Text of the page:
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Sexual selection on the genital lobes of male Drosophila simulans

Cite this dataset

House, Clarissa (2020). Sexual selection on the genital lobes of male Drosophila simulans [Dataset]. Dryad.


Sexual selection is thought to be responsible for the rapid divergent evolution of male genitalia with several studies detecting multivariate sexual selection on genital form. However, in most cases, selection is only estimated during a single episode of selection, which provides an incomplete view of net selection on genital traits. Here we estimate the strength and form of multivariate selection on the genitalia arch of Drosophila simulans when mating occurs in the absence of a competitor and during sperm competition, in both sperm defence and offense roles (i.e. when mating first and last). We found that the strength of sexual selection on the genital arch was strongest during non-competitive mating and weakest during sperm offense. However, the direction of selection was similar across selection episodes with no evidence for antagonistic selection. Overall, selection was not particularly strong despite genitals clearly evolving rapidly in this species.


Geometric morphometric analysis was used to quantify the size and shape of the posterior and ventral lobe of the genital arch (i.e. Centroid size (CS), Relative Warp (RW) 1, 2, 3 & 4). The independent variables in our multivariate selection analysis were Wing Size (i.e. WS), CS, RW1, RW2, RW3 & RW4.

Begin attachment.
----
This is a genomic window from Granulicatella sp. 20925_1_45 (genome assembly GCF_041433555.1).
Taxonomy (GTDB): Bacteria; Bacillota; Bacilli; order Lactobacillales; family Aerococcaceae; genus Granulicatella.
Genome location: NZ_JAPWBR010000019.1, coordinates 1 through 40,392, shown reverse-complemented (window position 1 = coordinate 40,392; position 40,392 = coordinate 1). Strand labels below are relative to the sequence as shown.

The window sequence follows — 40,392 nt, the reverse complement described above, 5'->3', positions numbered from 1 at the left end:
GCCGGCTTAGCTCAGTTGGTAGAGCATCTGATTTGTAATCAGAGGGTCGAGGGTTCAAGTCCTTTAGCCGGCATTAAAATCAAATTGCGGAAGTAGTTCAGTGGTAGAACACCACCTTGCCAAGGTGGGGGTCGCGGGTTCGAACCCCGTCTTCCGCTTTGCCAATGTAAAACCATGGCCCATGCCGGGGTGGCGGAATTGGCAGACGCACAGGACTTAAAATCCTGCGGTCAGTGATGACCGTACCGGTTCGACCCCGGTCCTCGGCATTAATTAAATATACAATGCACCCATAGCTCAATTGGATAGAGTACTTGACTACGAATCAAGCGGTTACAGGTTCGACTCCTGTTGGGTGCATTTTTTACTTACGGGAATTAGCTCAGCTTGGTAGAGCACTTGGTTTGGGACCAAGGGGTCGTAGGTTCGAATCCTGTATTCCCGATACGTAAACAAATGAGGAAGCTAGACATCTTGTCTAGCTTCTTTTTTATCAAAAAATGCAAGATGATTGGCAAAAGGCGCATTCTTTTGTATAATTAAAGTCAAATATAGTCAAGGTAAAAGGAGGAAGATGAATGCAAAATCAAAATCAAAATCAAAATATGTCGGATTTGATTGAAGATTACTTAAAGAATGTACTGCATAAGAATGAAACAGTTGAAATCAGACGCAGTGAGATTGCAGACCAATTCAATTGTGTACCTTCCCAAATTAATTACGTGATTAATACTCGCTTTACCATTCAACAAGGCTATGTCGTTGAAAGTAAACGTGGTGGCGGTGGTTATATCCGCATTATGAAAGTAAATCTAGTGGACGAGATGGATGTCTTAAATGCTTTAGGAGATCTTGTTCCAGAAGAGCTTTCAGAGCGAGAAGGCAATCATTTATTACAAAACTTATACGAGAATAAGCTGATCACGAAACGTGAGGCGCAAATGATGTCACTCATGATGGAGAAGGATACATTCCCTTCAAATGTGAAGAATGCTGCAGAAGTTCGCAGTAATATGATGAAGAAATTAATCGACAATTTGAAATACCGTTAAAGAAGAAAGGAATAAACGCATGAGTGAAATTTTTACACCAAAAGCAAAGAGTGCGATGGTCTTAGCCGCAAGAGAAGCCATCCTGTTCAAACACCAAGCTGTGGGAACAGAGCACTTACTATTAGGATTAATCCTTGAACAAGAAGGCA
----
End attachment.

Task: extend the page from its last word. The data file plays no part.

We used standard multivariate selection analysis to estimate linear and nonlinear sexual selection on male body size (i.e. wing length, WL), genital size (CS) and shape (RW1, RW2, RW3 & RW4) during a non-competitive mating with a virgin female or competitive fertilization with a twice mated female during sperm defence (i.e. P1) or offense (i.e. P2). Male fitness was assigned a continuous fitness score that was the total number of offspring sired.

For each bout of selection, we transformed the response variables to relative fitness by dividing individual scores by the mean fitness of the population and standardized the male phenotypic traits to zero means and unit variances (Lande and Arnold 1983). We then fitted separate, linear and polynomial regression models for each of the three bouts of selection to estimate linear and nonlinear (i.e. quadratic and correlational) selection gradients for male size and genital size and shape during non-competitive (βV and γV) and competitive (βP1, βP2, γP1 and γP2) mating (Lande and Arnold 1983, see Hunt et al. 2009 for details). All quadratic selection gradients were doubled as stabilizing or disruptive selection is underestimated by a factor of 0.5 (Stinchcombe et al. 2008).


Australian Academy of Science, Award: 20830.62757

Royal Society University Fellowship, Award: UF0762844

Natural Environment Research Council, Award: NE/G00949X/1

Australian Research Council, Award: DP180101708

Natural Environment Research Council, Award: NE/G005303/1

Royal Society University Fellowship, Award: UF0762844